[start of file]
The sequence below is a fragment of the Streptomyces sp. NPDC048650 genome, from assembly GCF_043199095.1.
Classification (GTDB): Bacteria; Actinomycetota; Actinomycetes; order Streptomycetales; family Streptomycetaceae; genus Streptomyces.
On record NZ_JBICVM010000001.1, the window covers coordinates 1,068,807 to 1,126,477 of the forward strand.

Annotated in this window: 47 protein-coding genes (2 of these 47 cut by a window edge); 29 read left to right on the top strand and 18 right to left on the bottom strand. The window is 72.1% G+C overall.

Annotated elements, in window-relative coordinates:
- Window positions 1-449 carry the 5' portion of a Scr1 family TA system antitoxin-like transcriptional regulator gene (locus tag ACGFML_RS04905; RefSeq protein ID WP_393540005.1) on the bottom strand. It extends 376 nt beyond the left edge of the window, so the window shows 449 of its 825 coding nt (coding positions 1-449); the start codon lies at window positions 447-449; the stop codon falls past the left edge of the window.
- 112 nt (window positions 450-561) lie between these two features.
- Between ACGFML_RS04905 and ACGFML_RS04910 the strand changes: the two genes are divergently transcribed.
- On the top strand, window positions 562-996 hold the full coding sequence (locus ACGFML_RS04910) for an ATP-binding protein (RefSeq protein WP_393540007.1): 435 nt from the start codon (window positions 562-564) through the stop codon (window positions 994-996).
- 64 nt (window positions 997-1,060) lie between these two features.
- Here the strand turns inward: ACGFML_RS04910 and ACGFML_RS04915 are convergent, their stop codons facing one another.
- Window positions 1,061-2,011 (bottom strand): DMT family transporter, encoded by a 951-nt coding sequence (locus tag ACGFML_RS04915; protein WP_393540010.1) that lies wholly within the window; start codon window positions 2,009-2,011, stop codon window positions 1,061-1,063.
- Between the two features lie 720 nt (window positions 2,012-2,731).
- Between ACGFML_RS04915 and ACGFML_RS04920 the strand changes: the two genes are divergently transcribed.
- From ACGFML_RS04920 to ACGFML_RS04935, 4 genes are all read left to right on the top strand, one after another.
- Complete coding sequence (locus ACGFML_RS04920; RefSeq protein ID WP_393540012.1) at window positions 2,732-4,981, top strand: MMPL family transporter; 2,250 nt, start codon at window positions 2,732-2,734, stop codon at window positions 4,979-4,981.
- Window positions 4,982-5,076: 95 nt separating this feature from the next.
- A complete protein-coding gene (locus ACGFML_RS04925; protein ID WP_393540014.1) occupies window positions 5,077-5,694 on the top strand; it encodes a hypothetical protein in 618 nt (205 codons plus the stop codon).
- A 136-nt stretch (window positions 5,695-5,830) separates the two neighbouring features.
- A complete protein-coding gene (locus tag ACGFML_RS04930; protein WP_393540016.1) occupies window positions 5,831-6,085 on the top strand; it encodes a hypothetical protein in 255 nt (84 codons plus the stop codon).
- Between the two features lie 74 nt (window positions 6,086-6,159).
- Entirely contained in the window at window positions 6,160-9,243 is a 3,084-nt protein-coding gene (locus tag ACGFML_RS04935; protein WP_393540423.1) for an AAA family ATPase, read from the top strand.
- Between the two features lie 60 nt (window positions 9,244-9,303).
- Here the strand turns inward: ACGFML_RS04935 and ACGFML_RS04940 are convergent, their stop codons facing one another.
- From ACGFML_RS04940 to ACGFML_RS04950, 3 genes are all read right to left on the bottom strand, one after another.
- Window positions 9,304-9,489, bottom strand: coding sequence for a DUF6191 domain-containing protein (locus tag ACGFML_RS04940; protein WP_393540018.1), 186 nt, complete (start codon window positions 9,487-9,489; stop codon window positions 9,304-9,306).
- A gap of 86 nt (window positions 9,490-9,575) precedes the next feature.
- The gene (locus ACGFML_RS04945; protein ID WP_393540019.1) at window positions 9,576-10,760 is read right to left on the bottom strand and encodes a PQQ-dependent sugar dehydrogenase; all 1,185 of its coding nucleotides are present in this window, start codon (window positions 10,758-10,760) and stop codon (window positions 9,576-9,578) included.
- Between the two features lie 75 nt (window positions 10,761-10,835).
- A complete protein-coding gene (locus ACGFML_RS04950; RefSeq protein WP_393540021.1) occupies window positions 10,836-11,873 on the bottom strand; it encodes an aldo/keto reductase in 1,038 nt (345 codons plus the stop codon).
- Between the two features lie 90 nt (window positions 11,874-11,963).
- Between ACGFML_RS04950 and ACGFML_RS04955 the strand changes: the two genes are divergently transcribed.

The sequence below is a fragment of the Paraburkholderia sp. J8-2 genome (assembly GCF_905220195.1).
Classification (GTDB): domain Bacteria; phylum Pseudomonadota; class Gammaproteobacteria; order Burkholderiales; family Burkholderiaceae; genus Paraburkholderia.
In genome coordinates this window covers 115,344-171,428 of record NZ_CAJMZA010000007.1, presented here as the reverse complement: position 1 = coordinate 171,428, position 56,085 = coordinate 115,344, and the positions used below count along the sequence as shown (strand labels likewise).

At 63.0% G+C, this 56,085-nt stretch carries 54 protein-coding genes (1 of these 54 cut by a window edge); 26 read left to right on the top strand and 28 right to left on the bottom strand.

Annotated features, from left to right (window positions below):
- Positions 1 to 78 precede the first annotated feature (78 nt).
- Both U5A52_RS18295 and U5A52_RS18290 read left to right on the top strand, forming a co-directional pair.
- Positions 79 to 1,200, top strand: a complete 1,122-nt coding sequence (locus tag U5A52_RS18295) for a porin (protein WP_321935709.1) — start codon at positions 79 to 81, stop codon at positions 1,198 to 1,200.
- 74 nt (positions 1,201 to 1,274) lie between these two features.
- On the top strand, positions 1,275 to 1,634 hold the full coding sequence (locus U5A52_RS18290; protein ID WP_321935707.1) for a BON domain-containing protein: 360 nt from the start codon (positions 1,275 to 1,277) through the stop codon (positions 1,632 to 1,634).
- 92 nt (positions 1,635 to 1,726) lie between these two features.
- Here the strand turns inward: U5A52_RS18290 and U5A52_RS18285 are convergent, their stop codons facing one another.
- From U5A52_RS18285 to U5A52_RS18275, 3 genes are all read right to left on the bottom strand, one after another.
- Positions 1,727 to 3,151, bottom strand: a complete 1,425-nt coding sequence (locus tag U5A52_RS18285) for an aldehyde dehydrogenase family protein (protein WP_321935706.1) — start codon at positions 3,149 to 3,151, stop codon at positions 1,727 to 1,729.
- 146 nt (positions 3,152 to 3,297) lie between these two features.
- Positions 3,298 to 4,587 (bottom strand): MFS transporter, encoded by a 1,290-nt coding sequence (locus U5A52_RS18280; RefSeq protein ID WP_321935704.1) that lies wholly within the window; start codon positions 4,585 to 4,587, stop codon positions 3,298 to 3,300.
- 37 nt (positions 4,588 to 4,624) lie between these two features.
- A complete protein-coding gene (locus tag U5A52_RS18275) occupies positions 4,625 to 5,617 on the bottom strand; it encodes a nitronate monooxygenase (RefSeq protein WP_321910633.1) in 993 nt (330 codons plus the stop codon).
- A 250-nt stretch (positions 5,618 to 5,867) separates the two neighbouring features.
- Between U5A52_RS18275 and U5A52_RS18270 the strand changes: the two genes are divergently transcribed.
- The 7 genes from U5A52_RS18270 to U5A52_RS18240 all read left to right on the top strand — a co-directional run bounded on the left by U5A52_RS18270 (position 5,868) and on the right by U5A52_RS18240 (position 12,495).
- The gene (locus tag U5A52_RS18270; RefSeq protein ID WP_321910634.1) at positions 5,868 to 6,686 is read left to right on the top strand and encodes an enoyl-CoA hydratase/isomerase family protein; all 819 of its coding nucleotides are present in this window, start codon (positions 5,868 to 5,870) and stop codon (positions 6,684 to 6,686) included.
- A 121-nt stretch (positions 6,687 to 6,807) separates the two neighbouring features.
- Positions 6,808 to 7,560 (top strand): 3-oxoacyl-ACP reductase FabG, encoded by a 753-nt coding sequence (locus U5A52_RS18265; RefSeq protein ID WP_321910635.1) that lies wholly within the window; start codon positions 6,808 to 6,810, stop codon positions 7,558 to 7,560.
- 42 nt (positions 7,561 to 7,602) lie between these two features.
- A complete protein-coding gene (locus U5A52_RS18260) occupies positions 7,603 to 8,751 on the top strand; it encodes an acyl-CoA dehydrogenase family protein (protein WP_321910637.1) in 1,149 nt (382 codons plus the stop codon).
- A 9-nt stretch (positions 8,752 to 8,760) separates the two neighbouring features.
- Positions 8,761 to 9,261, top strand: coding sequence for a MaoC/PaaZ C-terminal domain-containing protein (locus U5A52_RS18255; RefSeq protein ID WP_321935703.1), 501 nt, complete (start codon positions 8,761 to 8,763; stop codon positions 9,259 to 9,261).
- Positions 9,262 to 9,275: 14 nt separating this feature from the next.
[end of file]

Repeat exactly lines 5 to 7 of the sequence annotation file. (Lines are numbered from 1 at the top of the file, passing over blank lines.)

Annotated elements, in window-relative coordinates:
- Window positions 1-449 carry the 5' portion of a Scr1 family TA system antitoxin-like transcriptional regulator gene (locus tag ACGFML_RS04905; RefSeq protein ID WP_393540005.1) on the bottom strand. It extends 376 nt beyond the left edge of the window, so the window shows 449 of its 825 coding nt (coding positions 1-449); the start codon lies at window positions 447-449; the stop codon falls past the left edge of the window.
- 112 nt (window positions 450-561) lie between these two features.